Friday, 10 March 2017

A White Night in Ballarat

Last weekend, Narrelle and I headed to Ballarat to experience its very first White Night.

I'd already written a preview of the all-night arts event for Fairfax Media's Traveller section, so I was curious to see how it would play out on the night.

White Night/Nuit Blanche has traditionally been an event staged by big cities - St Petersburg, Toronto, Paris, Melbourne - not a regional city of 100,000 people. Would it work?

It looked good from the start. When we stepped out of our Lydiard Street hotel at 10pm after a strategic nap, White Night had been underway for three hours and the city centre was packed with people.

As at White Night Melbourne, people were moving from artwork to artwork, with the largest pieces being huge illuminations mapped to Ballarat's plentiful historic facades.

In fact, the first thing we realised was that our own accommodation, Craig's Royal Hotel, was one of the buildings acting as a canvas:

There were smaller works to be discovered in the side streets running off Lydiard. One of these, Do Not Go Gentle, was a mesmerising video presentation in a vacant lot, examining ageing and the gaining of wisdom:

There were many of these interesting smaller pieces - including a mobile work, Crate Expectations, a strange object made of crates which trundled around producing curious effects and items as it occasionally popped open...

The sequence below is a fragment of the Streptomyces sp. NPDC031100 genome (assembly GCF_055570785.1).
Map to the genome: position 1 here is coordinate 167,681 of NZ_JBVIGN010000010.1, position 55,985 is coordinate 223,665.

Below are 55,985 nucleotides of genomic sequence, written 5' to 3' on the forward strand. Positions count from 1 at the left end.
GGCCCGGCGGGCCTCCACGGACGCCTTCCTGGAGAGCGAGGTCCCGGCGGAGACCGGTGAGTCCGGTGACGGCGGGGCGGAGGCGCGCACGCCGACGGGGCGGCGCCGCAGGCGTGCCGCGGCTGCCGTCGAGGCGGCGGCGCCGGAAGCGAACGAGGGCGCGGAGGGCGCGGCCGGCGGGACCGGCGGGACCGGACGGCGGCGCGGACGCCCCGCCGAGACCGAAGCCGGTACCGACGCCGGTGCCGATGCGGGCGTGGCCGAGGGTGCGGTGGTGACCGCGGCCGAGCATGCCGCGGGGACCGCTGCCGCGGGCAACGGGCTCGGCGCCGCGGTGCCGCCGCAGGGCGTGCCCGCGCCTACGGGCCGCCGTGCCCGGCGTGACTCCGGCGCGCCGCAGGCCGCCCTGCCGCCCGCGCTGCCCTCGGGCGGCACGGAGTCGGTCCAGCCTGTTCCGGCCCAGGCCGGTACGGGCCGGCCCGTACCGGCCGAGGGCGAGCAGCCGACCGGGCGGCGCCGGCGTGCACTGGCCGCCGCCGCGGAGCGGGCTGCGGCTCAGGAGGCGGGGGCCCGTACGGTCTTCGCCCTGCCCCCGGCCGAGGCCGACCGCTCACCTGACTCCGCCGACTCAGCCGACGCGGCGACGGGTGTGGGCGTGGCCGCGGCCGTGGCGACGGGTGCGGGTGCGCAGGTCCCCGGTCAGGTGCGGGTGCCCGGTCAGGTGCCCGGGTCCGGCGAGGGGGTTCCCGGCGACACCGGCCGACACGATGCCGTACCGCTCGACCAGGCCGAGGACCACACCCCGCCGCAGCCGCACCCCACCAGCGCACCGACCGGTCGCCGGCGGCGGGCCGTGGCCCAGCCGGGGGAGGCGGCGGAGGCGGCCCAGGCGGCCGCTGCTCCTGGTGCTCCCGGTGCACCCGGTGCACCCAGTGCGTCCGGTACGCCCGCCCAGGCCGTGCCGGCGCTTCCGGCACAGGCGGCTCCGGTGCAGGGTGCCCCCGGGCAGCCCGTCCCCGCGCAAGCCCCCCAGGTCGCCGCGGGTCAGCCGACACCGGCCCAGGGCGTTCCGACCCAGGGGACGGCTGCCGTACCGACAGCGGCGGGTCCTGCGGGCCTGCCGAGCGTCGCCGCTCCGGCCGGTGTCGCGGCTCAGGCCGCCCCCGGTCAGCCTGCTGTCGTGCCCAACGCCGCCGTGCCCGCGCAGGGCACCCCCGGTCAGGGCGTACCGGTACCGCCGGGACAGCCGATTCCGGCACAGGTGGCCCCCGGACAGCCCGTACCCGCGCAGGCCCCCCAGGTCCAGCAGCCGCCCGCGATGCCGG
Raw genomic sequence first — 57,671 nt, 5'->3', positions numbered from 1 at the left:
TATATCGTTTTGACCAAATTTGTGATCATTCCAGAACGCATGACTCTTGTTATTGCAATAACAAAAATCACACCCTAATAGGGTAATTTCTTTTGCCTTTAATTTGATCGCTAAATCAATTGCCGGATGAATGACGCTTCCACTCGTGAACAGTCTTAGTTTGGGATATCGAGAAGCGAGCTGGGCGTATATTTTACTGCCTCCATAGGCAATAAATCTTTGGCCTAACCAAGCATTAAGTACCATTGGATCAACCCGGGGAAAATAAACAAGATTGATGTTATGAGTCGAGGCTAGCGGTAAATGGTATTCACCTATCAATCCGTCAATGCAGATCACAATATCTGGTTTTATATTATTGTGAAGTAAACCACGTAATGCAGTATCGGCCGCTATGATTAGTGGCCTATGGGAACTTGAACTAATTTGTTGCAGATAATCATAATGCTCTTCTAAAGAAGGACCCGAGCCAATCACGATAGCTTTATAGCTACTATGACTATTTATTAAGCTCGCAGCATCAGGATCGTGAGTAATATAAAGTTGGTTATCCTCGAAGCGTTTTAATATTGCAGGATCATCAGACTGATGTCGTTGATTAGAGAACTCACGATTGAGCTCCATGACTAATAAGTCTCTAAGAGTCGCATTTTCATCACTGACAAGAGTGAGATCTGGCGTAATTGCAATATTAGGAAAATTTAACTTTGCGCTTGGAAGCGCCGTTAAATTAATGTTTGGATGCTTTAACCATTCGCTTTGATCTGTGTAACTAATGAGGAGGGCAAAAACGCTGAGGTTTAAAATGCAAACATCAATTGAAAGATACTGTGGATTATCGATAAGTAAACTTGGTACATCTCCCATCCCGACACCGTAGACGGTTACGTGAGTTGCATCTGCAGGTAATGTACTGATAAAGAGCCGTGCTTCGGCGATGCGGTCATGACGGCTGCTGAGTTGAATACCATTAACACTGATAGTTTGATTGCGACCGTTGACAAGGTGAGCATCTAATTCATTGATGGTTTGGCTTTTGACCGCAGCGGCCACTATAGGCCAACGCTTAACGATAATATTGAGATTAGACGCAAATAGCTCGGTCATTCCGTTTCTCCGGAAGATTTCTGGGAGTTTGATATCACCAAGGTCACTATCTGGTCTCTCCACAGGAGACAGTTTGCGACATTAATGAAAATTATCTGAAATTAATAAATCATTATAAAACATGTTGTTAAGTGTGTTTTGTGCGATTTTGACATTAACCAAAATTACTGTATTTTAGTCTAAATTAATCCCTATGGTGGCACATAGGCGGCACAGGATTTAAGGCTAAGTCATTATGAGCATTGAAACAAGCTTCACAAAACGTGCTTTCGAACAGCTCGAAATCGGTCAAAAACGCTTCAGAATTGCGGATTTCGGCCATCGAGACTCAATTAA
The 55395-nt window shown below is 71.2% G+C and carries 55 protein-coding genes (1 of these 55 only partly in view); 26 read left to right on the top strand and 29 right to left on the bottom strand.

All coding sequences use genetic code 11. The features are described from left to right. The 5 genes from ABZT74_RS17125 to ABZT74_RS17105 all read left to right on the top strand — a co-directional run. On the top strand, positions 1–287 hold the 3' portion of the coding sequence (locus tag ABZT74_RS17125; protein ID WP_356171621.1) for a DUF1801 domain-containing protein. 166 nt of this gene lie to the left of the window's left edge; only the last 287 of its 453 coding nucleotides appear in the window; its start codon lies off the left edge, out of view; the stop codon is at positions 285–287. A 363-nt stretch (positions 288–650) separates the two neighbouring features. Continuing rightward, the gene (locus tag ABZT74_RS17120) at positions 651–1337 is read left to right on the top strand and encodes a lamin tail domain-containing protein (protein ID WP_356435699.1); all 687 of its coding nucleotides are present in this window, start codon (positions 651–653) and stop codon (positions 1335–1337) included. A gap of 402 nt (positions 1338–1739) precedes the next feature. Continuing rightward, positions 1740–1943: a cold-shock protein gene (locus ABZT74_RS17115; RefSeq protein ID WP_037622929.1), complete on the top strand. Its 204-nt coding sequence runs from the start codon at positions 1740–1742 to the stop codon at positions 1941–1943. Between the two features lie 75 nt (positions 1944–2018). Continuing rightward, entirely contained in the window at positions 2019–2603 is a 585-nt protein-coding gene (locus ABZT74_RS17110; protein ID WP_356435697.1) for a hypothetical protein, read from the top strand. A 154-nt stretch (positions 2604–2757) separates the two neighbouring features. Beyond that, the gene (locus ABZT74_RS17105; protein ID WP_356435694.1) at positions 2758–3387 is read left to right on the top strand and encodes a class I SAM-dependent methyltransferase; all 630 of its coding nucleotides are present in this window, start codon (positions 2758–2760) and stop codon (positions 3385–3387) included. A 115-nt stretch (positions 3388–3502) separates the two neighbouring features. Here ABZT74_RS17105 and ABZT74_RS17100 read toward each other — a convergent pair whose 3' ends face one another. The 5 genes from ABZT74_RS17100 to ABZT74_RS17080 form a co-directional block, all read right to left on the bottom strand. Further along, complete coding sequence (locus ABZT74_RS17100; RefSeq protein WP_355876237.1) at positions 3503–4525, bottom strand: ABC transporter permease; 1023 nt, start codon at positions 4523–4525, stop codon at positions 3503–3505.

... and this, a row of "Here's Johnny!" heads smirking maniacally on screens in the window of the Regent Cinemas:

But the star attraction of White Night was undeniable the set of illuminations along Lydiard Street. It was here that White Night Ballarat had several advantages over its Melbourne equivalent.

Firstly, it was much easier to navigate Ballarat's White Night zone, which was basically two connected stretches of the city's broad goldrush-era streets, Lydiard and Sturt. It was crowded, but never did we feel that we couldn't progress.

Secondly, the relatively compact area enabled a visual unity that's impossible in Melbourne's sprawling White Night zone. One could stand at one end of Lydiard Street and see a stretch of illuminated facades along both sides, a kind of magical avatar of the daytime city: